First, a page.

Will Teton County School District No. 1 have a magnet school for the dual immersion program? Maybe; maybe not. After last week’s monthly meeting the answer remains unclear.
In an attempt not to rush a complex decision, the school board opted to push the resolution into the new year. A workshop is scheduled for Jan. 11 to give the district time to gather data and answer trustees’ questions.
Trustees want to consider the implications, including what staffing and transportation would be in all possible scenarios. Others are nervous about changing the neighborhood school model the district currently uses.
“I would hate like the devil to disrupt the ability of neighborhood schools,” Trustee Janine Teske said. “How many kids walk to these schools? We get wrapped up in the dual kids.”
Dual immersion — meaning equal numbers of native Spanish and English speakers share a classroom and learn half the day in each language — is an education model the district introduced in 2009.
Trustee Keith Gingery, who made the motion to entertain a dual school again, said that what caught his attention is “how split the schools are.”
“We aren’t just talking about teaching a language,” he said. “There’s a lot more to the program. It’s an entire culture of the school. It’s hard to have that culture when … you’re competing with a different model going on at the same location.”
Gingery said dual and traditional students go at different rates, so teachers can’t collaborate because they’re at different places in the curriculum.
New trustee Betsy Carlin said the board’s willingness to take another look at the decision was a positive sign.
“Leadership is about being adaptive,” Carlin said. “I think it is really important to be flexible and to check in.”
Listen to the teachers
Chris Bessonette, a kindergarten dual teacher at Jackson Elementary, thanked the board for reconsidering the decision and said he felt well represented by some of the concerns brought up.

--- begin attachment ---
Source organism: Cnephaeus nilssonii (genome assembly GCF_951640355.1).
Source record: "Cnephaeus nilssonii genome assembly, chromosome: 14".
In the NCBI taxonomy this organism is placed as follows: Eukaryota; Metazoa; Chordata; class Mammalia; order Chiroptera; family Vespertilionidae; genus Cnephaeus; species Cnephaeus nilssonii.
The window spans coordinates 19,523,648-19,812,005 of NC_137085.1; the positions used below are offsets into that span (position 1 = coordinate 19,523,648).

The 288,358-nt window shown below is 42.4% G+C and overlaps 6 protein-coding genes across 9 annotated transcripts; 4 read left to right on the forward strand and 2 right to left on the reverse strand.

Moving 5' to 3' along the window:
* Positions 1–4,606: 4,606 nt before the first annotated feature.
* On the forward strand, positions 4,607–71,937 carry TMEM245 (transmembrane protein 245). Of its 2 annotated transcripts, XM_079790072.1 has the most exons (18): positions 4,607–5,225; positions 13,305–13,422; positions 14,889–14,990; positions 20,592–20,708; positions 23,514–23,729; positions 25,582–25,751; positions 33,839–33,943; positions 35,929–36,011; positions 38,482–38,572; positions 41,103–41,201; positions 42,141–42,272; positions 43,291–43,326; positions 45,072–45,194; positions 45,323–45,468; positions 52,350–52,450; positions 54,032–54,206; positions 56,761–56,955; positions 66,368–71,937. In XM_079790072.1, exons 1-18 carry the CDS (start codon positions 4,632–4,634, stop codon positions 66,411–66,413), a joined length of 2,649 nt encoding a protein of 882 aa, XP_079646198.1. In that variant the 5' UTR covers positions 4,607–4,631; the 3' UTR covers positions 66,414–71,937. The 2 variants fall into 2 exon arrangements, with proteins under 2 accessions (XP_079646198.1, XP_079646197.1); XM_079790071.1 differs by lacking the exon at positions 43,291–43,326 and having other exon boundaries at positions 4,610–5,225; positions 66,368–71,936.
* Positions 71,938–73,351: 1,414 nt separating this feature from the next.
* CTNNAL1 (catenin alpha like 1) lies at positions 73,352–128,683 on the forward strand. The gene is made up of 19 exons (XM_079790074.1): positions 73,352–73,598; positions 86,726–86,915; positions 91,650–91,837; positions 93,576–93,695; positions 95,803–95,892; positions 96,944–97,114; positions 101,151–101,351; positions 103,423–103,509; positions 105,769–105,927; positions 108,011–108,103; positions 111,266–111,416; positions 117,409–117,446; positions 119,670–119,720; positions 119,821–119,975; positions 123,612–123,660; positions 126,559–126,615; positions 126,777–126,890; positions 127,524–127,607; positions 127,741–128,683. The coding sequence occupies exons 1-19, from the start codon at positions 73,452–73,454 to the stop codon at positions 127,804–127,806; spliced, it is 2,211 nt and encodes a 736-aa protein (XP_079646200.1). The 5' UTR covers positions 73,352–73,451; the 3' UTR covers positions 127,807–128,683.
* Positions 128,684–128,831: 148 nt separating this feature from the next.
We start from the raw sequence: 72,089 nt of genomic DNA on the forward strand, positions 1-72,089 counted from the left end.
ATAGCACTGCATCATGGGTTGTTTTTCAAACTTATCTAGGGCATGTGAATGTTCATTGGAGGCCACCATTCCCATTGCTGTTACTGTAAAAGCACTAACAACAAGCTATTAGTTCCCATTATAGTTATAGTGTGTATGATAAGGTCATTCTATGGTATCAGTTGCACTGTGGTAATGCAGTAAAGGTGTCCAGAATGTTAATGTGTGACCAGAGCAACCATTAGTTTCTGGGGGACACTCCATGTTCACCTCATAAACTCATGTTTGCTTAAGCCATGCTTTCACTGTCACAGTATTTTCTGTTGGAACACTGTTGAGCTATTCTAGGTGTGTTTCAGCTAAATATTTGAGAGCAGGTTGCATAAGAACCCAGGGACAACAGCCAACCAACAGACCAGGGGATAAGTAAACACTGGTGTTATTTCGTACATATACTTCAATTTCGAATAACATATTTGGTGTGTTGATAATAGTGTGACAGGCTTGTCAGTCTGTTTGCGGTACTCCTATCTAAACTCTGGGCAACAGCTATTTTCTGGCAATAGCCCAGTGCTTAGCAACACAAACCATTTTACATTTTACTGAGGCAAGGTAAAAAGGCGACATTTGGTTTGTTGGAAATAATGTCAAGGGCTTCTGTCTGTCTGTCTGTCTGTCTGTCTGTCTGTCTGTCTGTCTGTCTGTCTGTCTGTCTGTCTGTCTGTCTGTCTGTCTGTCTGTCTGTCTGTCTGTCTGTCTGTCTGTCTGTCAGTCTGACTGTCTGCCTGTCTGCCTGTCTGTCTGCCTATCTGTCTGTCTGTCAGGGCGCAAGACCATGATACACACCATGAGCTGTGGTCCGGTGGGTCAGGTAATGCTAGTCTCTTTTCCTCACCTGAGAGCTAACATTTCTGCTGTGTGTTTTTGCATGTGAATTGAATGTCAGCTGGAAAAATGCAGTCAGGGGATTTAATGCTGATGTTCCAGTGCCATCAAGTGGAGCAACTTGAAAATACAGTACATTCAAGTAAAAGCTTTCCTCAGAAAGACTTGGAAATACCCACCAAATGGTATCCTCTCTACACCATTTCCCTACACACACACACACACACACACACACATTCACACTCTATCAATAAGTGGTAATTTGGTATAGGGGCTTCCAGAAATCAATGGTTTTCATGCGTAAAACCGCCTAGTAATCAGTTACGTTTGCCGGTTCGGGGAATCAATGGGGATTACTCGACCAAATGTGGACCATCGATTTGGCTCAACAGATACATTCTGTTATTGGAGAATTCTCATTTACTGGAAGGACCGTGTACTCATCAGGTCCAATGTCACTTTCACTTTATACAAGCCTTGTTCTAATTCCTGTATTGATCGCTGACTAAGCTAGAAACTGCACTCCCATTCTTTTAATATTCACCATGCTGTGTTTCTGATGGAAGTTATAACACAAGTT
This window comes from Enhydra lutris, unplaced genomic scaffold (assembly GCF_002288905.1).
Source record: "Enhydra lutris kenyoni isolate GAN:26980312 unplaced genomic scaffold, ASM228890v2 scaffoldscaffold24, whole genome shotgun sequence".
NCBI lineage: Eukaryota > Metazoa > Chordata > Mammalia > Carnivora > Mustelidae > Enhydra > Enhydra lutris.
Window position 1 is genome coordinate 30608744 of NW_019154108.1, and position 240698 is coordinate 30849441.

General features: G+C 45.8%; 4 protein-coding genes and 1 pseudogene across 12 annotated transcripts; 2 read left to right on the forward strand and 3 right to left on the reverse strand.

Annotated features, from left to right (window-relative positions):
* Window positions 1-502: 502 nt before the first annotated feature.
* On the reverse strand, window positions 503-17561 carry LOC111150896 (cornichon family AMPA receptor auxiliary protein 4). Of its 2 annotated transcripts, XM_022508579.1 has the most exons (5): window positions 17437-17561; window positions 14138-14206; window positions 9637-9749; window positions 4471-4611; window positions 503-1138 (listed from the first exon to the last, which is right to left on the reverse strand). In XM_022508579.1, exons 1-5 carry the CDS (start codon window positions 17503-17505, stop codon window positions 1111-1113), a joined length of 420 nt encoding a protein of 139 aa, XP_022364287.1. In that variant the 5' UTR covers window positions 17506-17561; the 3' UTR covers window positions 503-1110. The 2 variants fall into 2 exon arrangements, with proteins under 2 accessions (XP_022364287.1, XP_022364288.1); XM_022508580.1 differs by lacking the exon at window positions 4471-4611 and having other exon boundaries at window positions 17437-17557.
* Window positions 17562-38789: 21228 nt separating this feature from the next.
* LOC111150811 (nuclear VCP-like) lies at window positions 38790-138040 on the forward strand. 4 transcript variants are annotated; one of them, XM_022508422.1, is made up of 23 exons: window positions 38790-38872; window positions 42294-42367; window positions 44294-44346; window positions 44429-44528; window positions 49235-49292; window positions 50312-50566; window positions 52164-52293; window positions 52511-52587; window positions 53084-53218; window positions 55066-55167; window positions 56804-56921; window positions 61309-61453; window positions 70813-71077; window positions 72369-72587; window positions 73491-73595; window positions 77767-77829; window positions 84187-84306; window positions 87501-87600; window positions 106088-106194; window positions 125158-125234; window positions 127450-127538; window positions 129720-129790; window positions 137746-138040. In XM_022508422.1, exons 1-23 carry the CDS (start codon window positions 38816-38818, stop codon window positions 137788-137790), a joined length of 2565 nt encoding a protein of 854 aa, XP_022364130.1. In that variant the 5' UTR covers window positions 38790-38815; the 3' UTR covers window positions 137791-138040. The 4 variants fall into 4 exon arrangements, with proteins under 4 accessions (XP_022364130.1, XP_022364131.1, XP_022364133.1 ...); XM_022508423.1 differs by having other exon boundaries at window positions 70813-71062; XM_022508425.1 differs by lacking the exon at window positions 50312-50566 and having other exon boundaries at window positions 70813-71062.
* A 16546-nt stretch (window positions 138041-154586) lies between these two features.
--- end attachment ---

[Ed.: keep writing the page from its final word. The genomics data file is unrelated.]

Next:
“The further we’ve gotten into this process, the more questions and challenges have come up,” Bessonette said. “And this is the solution that seems to come up again and again. A whole school approach is really exciting and maintains the integrity of the dual immersion program.”
Fifth-grade dual teacher Wendy Hultman agreed.
“I’m really in favor of this whole school model,” Hultman said. “I think it’s what is best for all children, not just dual immersion students. We [dual and traditional teachers] talked about this today, and we are all in agreement that it is challenging to do work when you are not doing it around the same philosophy, curriculum and materials.”
The board asked that teachers be represented in the workshop.
Former trustee Paul D’Amours echoed that sentiment.
“Listen to your teachers,” he told the sitting trustees. “There were a lot of unknowns. There are more knowns now, and there is overwhelming support for a separate dual school from the teachers who will be in these buildings.”
D’Amours called having a separate dual school “an opportunity to make all programs ‘premier’” as stated in the district’s vision. He said that “having separate strands is going to bring up the dual discussion every year.”
That doesn’t mean creating a dual magnet school would be easy.